The cryptocurrency market, which boomed at the beginning of the pandemic, has fallen precipitously from its all-time high. Since November 2021, a sell-off of the emerging asset class has halved its global market value from $3 trillion to $1.5 trillion as of Jan. 24.
While crypto has been an exceptionally volatile asset class, its fortunes have largely escaped the influence of traditional market forces. Over the last five years, its massive price gains appear to be driven by a heady mix of speculation, network effects, and hype.
So what’s causing the latest downturn? The sell-off may have far more to do with traditional economic factors than what has historically moved crypto prices, according to financial experts. A combination of high inflation, planned interest rate hikes, and a sell-off in the traditional stock market seems to be behind the recent declines. That undercuts one of cryptocurrency advocates’ central arguments: it acts as a hedge against inflation and central bank policies of fiat currencies like the US dollar.
“People used to think that cryptocurrencies will not move with traditional financial market fluctuations,” says Itay Goldstein, a professor of finance and economics at the University of Pennsylvania’s Wharton Business School. “Recent trends are showing that they are strongly intertwined.”
The ongoing crypto sell-off appears very much related to high rates of inflation. US inflation hit 7% in December 2021, the highest annual rate since 1982. Unlike during the 1970s stagflation crisis, the US is not seeing stagnant economic growth—demand is reaching record highs, but global supply chains simply cannot keep up. The Federal Reserve is planning three interest rate hikes in 2022 to stem the tide of inflation but has grappled for months with this decision. If the root problem is mainly the supply chain bottlenecks, then interest rate hikes alone won’t solve inflation.
The uncertainty around this inflationary period—and what the Fed will do—has been reflected in the traditional financial markets. The S&P 500 and the Nasdaq 100 fell 10% and 16%, respectively, from their 52-week highs in December 2021.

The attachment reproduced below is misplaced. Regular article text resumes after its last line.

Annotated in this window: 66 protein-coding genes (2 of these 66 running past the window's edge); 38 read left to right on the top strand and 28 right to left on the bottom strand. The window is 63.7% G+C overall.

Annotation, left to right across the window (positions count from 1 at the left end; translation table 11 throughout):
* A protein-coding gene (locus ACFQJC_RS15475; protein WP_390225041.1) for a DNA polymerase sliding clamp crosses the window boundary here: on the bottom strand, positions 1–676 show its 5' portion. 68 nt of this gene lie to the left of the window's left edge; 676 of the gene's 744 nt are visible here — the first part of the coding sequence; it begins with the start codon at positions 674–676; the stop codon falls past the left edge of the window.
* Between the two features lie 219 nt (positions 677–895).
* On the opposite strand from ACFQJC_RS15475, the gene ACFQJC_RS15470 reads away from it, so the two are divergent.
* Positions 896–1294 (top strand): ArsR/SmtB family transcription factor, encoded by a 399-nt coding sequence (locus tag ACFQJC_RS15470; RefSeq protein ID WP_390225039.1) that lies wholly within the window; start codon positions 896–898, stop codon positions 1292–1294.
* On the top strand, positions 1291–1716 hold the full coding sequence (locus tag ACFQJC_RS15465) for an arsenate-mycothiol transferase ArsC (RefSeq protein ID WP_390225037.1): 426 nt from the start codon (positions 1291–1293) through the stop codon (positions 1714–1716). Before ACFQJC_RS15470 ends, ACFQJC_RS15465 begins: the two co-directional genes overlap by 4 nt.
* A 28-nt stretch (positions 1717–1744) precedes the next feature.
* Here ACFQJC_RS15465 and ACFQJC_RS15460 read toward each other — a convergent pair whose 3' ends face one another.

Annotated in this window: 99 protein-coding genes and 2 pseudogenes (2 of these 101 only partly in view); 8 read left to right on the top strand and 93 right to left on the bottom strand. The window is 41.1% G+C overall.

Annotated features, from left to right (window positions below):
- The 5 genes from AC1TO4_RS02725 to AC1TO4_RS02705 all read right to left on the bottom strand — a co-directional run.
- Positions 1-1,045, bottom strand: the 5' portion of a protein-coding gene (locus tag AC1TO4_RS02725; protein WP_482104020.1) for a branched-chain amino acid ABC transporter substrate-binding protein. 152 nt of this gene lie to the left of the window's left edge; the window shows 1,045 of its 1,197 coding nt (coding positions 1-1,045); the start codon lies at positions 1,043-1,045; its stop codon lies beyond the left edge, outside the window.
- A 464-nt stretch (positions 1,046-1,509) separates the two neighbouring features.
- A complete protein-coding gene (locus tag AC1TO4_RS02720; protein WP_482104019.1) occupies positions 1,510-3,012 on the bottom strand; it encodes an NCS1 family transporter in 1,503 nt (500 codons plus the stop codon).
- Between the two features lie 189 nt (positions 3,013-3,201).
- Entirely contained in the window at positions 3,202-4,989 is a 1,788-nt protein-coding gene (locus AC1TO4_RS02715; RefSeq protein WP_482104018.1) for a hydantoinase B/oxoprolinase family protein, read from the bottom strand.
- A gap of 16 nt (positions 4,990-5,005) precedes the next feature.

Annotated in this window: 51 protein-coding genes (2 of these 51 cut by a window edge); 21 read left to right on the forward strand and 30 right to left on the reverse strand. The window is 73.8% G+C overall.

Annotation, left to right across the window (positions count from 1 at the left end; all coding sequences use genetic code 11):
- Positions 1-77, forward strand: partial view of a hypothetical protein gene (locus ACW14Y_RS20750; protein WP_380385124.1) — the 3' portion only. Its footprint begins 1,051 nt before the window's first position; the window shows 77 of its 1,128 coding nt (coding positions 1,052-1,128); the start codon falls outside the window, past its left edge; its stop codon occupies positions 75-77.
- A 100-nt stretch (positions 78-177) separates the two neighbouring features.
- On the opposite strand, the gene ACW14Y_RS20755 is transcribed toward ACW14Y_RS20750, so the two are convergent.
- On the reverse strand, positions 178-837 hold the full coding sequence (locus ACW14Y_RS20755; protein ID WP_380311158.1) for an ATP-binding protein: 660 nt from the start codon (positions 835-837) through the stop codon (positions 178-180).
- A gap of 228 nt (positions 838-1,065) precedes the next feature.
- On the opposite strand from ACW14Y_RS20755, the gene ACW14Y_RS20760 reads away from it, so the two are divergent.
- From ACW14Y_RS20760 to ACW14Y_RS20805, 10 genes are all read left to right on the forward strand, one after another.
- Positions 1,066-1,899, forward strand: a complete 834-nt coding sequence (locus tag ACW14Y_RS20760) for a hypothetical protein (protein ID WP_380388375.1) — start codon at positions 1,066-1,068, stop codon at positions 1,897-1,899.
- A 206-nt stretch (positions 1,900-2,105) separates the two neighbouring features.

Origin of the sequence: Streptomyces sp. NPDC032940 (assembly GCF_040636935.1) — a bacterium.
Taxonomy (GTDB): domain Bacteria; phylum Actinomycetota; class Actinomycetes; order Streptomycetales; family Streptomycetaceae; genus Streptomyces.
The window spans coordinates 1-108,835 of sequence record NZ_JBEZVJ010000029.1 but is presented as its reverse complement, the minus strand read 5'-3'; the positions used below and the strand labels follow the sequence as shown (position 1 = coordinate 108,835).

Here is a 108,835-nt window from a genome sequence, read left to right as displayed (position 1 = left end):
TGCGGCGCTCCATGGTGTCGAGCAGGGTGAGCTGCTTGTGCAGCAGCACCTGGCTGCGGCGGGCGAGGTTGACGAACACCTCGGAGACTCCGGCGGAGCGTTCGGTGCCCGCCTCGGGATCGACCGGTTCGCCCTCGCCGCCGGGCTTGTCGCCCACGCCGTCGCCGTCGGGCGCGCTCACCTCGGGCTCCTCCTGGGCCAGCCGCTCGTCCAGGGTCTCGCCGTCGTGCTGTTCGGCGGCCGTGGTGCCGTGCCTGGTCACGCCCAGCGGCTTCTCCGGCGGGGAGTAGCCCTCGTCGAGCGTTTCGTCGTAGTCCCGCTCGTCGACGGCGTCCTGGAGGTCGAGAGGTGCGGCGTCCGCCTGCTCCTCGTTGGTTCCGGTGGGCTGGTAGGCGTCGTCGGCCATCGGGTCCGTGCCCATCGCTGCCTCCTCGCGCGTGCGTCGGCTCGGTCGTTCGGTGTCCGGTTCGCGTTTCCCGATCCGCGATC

“The crypto sell-off is now part of broader sell-offs of risky assets that can be attributed to the Fed’s new signals of starting to increase rates to fight inflation,” Goldstein said. “Those assets benefited from the low-rate environment, and are now seeing the other side of it.”
Crypto’s invulnerability to inflation has been one of its primary appeals, marketed as a safe haven from inflation in central bank currencies. A report from JPMorgan Chase last October said institutional investors are putting cash into Bitcoin as a “better inflation hedge than gold.” The rationale, as a blog post from the crypto exchange Coinbase explains, is that the supply of many cryptocurrencies is fixed. In the case of Bitcoin, there are only 21 million tokens in circulation. Every four years, the amount of Bitcoin that is mined is reduced by half. Therefore, the coin’s scarcity should influence the coins’ value more than traditional economic factors (and insulate it from inflationary pressure from more supply).
Gold is a classic example of a hedge against inflation. Although its value as a hedge is hotly debated, gold and other natural resources have physical scarcity; only so much can be mined at any given time. But the billing of crypto as “digital gold” is misleading, argues Eshwar Venugopal, a finance professor at the University of Central Florida, because most investors don’t treat it that way. “Many current investors see it as a risky investment,” he says, “and pull money out when there is a fall in broader prices.”
What’s more likely is that the value of cryptocurrencies is tied to the business use cases (like Bitcoin for payments), network effects (like more developers using Ethereum), and old-fashioned hype. And as more institutional investors have bought in, crypto markets have become more correlated with traditional financial markets, says Venugopal.
This institutional interest, while fueling crypto prices’ stratospheric ascent, also tethers them to traditional assets and increases volatility. Venugopal points to 2019 as the year that large financial institutions started “accumulating crypto reserves,” albeit more as a high-risk investment than a hedge. A Fidelity Investments survey from September 2021 found that 52% of institutional investors held Bitcoin or other cryptocurrencies.
And when investors sell, they don’t just sell in one asset class. Retail investors and institutional investors might sell assets to cover for losses in other ones. If crypto was once a hedge from inflation and traditional market forces, that era may be long gone. “There was a time when you could think about Bitcoin as a way to diversify from the market” but that’s no longer the case, said Merav Ozair, a blockchain expert and fintech professor at Rutgers Business School. “When people panic, they panic cross-border.”